Is it real or made by AI? Europe wants a label as it fights disinformation
The European Union is pushing online platforms like Google and Meta to step up the fight against false information by adding labels to text, photos and other content generated by artificial intelligence, a top official said Monday.
EU Commission Vice President Vera Jourova said the ability of a new generation of AI chatbots to create complex content and visuals in seconds raises "fresh challenges for the fight against disinformation."
Jourova said she asked Google, Meta, Microsoft, TikTok and other tech companies that have signed up to the 27-nation bloc's voluntary agreement on combating disinformation to dedicate efforts to tackling the AI problem.
Online platforms that have integrated generative AI into their services, such as Microsoft's Bing search engine and Google's Bard chatbot, should build safeguards to prevent "malicious actors" from generating disinformation, Jourova said at a briefing in Brussels.
Companies offering services that have the potential to spread AI-generated disinformation should roll out technology to "recognize such content and clearly label this to users," she said.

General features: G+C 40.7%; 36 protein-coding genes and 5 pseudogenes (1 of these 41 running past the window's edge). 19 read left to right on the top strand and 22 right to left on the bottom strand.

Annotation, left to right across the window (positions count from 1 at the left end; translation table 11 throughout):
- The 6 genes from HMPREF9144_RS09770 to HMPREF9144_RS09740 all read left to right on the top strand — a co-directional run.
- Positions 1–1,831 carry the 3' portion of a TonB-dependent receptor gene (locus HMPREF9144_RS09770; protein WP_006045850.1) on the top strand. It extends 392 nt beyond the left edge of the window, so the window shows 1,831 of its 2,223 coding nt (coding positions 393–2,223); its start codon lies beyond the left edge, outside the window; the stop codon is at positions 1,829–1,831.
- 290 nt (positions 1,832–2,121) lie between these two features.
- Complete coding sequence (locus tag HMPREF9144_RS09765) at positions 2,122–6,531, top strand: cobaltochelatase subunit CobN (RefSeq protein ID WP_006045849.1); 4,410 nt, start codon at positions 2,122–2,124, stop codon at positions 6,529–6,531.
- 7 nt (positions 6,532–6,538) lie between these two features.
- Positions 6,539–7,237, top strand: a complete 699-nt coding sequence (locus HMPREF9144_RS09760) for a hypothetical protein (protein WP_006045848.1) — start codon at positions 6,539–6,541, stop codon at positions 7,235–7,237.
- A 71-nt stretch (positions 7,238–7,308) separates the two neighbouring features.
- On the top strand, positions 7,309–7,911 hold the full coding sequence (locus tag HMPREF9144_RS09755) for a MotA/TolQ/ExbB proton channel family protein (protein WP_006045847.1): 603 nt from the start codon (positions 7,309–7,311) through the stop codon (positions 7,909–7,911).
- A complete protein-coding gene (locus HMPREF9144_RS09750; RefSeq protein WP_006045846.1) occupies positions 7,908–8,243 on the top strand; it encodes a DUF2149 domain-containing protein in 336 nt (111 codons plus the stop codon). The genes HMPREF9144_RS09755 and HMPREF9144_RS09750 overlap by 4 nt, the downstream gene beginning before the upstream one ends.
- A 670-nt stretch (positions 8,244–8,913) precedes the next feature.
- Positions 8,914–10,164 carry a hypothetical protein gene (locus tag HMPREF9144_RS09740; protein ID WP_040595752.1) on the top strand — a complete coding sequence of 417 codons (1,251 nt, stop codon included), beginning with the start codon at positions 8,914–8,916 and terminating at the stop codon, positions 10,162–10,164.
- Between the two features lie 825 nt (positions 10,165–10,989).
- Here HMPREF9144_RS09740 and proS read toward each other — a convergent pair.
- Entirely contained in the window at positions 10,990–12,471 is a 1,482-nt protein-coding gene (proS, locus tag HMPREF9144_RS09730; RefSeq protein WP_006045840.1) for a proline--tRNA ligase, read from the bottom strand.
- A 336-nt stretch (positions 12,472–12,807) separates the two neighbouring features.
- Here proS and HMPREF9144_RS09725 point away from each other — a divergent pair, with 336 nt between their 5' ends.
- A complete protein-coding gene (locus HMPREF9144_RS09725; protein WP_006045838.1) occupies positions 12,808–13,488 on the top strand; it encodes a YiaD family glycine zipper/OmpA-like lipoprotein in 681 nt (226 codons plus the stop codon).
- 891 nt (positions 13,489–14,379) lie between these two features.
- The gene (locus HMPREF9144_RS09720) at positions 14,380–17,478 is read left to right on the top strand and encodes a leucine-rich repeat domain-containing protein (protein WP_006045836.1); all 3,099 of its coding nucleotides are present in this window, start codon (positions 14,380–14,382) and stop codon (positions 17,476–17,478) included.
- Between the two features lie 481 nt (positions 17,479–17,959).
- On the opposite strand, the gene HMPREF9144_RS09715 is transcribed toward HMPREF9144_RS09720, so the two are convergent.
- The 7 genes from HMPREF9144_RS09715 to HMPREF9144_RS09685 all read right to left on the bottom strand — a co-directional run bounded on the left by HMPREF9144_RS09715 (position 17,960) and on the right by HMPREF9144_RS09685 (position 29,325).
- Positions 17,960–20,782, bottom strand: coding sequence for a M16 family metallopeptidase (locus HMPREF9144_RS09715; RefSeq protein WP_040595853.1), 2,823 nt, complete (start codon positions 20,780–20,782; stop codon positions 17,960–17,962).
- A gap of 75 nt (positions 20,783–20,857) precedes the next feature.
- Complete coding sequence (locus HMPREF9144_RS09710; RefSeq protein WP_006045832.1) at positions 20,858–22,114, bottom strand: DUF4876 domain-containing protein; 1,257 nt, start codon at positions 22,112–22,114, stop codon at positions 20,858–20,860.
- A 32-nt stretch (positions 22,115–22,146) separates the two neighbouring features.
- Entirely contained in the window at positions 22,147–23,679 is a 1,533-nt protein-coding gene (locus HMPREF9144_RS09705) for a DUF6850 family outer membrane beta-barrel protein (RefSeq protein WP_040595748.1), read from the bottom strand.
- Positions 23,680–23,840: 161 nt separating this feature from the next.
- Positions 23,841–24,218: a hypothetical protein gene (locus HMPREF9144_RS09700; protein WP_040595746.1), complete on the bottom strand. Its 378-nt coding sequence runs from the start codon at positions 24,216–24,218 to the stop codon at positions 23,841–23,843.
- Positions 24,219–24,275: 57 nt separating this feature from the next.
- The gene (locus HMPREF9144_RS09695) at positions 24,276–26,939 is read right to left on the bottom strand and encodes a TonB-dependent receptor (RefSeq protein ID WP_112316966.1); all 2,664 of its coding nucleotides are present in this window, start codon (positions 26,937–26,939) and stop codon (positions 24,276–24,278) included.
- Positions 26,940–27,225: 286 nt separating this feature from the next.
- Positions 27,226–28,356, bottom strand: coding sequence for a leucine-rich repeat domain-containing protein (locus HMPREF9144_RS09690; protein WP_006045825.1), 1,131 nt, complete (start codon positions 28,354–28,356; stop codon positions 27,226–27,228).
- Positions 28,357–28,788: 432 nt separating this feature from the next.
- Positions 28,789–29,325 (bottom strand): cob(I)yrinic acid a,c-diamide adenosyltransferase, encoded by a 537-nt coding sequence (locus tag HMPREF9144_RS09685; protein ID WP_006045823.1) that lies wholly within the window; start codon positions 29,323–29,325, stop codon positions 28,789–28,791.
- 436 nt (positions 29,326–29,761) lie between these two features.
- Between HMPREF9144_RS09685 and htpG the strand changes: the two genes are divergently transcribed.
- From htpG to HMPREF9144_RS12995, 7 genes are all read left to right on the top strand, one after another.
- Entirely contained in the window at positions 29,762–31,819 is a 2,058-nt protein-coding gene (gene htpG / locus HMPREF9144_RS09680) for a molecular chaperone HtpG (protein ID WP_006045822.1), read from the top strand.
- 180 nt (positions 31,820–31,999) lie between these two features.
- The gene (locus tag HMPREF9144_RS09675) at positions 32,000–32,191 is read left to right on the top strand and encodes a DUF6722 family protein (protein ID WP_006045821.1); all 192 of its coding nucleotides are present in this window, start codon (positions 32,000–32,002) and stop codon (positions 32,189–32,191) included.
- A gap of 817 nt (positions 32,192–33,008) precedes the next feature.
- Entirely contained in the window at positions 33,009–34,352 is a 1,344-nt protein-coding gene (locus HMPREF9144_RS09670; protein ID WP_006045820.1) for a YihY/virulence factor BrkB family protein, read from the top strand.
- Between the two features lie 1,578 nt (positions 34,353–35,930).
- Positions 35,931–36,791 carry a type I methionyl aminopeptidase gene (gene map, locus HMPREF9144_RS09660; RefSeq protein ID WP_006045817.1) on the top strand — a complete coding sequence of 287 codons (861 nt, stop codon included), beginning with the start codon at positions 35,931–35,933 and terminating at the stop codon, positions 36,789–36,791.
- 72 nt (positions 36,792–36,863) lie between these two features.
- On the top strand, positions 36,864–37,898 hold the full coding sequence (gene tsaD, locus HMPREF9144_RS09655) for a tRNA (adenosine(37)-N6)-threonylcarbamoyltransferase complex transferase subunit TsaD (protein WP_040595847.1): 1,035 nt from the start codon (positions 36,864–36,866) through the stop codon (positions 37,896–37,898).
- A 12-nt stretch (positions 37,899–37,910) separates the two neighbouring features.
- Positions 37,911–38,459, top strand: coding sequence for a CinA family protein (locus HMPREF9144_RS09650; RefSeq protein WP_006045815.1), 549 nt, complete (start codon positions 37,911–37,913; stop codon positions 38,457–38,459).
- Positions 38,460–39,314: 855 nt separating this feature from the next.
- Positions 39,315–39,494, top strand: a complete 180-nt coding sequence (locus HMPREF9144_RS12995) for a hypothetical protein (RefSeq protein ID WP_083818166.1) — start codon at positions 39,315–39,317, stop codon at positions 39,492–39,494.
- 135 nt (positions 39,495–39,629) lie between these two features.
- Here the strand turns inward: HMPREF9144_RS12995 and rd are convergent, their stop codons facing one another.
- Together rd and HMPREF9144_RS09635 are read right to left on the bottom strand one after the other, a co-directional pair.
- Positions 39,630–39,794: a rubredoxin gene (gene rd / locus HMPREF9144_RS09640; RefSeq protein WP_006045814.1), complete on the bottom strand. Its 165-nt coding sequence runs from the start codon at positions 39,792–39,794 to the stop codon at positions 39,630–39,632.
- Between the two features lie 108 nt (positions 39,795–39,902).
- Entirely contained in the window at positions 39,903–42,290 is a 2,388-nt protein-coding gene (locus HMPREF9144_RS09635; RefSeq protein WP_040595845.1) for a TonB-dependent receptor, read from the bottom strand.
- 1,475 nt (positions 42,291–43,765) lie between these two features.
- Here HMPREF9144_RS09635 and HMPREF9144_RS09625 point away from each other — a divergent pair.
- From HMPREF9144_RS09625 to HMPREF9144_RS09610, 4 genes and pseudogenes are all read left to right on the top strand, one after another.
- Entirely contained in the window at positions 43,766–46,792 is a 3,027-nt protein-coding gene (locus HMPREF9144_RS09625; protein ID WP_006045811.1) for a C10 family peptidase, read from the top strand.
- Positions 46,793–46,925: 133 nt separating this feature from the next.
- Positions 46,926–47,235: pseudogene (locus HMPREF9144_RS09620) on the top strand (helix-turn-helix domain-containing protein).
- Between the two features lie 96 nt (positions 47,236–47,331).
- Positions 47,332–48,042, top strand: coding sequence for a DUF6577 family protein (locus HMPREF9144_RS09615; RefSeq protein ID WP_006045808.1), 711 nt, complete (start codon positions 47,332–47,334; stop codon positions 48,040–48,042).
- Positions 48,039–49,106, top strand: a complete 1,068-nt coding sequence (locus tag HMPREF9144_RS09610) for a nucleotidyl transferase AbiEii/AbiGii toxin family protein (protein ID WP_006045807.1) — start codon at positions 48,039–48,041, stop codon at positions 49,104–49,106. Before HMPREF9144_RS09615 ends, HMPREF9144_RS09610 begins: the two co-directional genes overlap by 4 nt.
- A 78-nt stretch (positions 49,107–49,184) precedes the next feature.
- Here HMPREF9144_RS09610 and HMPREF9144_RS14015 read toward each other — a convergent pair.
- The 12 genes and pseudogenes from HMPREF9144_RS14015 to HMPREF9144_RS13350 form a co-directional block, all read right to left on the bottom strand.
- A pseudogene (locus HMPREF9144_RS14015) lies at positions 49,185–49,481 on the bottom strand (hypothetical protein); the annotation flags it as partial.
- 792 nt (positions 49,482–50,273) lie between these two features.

Jourova said EU regulations are aimed at protecting free speech, but when it comes to AI, "I don't see any right for the machines to have the freedom of speech."
The swift rise of generative AI technology, which has the capability to produce human-like text, images and video, has amazed many and alarmed others with its potential to transform many aspects of daily life. Europe has taken a lead role in the global movement to regulate artificial intelligence with its AI Act, but the legislation still needs final approval and won't take effect for several years.
Officials in the EU, which is bringing in a separate set of rules this year to safeguard people from harmful online content, are worried that they need to act faster to keep up with the rapid development of generative artificial intelligence.
The voluntary commitments in the disinformation code will soon become legal obligations under the EU's Digital Services Act, which will force the biggest tech companies by the end of August to better police their platforms to protect users from hate speech, disinformation and other harmful material.
Jourova said, however, that those companies should start labeling AI-generated content immediately.
Most of those digital giants are already signed up to the EU code, which requires companies to measure their work on combating disinformation and issue regular reports on their progress.
Twitter dropped out last month in what appeared to be the latest move by Elon Musk to loosen restrictions at the social media company after he bought it last year.
The exit drew a stern rebuke, with Jourova calling it a mistake.
"Twitter has chosen the hard way. They chose confrontation," she said. "Make no mistake, by leaving the code, Twitter has attracted a lot of attention and its actions and compliance with EU law will be scrutinized vigorously and urgently."